Cook, the ex-seaman, staggered through the door. At once his pals took charge. One hasted to put down his bed while another stretched him on the hut form and stripped him. Together they tucked him up: in turn they held his basin while he vomited. Some laughed at his plight, but the seniors checked them, saying, ‘Poor bugger: he’s properly loaded.’ The sense was that one of us had met misfortune. James, our young and very proud acetylene-welder, sneered with the uncharity of the not-yet-fallen. ‘Cunt shouldn’t bastard-well drink if he can’t carry it.’ ‘Wait,’ said Peters angrily, ‘till you grow up and a man offers you a wet.’
As I lay dozing, snatches of these Saturday conversations shouted through the din on three sides of my lying-place assaulted my ears. ‘Jock had a pot tonight in the wet canteen.’ ‘Bollocks: the barman only shook his bloody apron at him, and he went arse-ways on the fucking floor.’ ‘They do the hesitation and the chain in the same movement.’ ‘Golly, I didn’t half want it: she fair lifted.’ ‘He swore he’d been on sherry and bitters all fucking night, and it was only bastard-well twenty-past-six, and the bloody bar hadn’t opened till six.’ ‘Her eyes were starey, like a haddock’s: gave my fucking arse-hole a headache.’ ‘The poshest guy had white shoes, and white flannel slacks, and his blue tunic. Boy, he looked bloody smart.’ ‘If we’re daft they’re fucking lunatics at Rugby.’ ‘What about the brooches loast? The M.C. calls Silence, any Lady lost a brooch. See all the tarts grab their tits.’ ‘Stoke’s famous for cracked pots.’ ‘Anyway, it doesn’t take six cunting towns to make our burg.’ ‘One snaky piece had a low dress, and she shimmied.’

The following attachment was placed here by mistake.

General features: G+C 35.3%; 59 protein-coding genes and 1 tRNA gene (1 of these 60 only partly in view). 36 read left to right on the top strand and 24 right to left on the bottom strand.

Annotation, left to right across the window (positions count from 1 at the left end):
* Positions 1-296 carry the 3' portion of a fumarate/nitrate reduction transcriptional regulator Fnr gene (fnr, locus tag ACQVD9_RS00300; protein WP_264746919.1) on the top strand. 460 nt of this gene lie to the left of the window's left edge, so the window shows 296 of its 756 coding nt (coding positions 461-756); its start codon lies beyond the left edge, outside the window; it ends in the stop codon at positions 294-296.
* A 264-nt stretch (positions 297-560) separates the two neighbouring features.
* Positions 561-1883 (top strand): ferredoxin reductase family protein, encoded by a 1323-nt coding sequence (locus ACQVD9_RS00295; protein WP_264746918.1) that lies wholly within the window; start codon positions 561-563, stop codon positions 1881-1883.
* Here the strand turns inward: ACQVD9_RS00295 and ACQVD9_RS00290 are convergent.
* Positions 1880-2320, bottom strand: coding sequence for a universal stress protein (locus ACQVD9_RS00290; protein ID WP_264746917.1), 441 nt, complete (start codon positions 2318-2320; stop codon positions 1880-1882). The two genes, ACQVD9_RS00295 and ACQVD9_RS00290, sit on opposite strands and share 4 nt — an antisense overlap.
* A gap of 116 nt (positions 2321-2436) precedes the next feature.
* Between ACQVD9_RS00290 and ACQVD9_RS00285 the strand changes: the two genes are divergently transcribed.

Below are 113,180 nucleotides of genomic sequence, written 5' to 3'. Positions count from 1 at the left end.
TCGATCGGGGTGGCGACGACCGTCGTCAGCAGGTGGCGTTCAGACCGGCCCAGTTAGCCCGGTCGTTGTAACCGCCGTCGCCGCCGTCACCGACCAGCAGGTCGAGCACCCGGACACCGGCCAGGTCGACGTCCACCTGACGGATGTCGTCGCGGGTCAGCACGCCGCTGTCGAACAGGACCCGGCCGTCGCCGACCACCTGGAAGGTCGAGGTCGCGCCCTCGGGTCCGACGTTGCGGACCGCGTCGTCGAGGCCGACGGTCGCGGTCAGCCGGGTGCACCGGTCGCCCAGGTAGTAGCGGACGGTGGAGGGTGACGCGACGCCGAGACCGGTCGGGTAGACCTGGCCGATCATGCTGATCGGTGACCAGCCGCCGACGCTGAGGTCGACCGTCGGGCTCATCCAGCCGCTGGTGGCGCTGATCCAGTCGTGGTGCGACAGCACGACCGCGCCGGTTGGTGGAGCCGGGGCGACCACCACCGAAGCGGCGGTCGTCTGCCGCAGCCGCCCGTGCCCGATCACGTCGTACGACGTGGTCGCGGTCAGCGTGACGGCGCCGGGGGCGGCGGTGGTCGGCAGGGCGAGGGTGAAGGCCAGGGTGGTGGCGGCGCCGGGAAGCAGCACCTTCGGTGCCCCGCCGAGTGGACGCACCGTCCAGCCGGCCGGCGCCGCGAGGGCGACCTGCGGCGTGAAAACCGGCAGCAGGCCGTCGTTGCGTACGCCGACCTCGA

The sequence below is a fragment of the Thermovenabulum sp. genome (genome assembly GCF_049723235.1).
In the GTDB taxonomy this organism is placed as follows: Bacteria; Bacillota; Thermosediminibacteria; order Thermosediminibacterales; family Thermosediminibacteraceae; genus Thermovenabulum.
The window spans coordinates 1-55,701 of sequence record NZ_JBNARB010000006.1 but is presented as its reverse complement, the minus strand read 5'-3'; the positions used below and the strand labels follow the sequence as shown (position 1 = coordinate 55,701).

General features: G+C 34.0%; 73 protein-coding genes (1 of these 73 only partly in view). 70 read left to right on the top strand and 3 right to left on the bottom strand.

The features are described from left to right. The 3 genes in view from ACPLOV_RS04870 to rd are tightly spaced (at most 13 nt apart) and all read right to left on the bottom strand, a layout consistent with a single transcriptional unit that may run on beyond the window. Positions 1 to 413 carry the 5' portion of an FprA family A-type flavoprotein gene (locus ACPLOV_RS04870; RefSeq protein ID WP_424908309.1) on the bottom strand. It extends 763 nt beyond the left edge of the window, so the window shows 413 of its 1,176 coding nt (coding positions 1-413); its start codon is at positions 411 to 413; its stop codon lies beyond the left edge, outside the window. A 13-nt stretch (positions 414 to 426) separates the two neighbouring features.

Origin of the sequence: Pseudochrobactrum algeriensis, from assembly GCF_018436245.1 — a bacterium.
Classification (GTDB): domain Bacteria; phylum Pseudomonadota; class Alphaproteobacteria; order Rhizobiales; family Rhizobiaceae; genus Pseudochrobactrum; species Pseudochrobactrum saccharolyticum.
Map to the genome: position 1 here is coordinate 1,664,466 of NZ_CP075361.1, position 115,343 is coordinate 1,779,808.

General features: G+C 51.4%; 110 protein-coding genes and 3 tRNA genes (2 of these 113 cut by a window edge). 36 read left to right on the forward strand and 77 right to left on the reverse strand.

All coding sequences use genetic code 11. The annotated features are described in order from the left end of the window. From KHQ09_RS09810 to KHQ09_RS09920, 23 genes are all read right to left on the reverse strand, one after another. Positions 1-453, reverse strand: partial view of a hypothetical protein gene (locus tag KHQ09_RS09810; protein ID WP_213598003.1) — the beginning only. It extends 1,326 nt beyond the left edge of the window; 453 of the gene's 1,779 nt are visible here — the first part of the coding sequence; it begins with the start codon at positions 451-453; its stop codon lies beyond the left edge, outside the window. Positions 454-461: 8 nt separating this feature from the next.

“Bastard-well” and “cunting” are some particularly interesting discoveries here. And I got to add two more examples to my [auxiliary] [pronoun] fuck collection. The fascination initially mentioned here has become a bit of a compulsion, sure.
(Also the next person in the Outlander comments section who tries to claim that the profanity used by Claire–a WWII-era British Army nurse–is anachronistic, can in fact, FUCK RIGHT OFF.)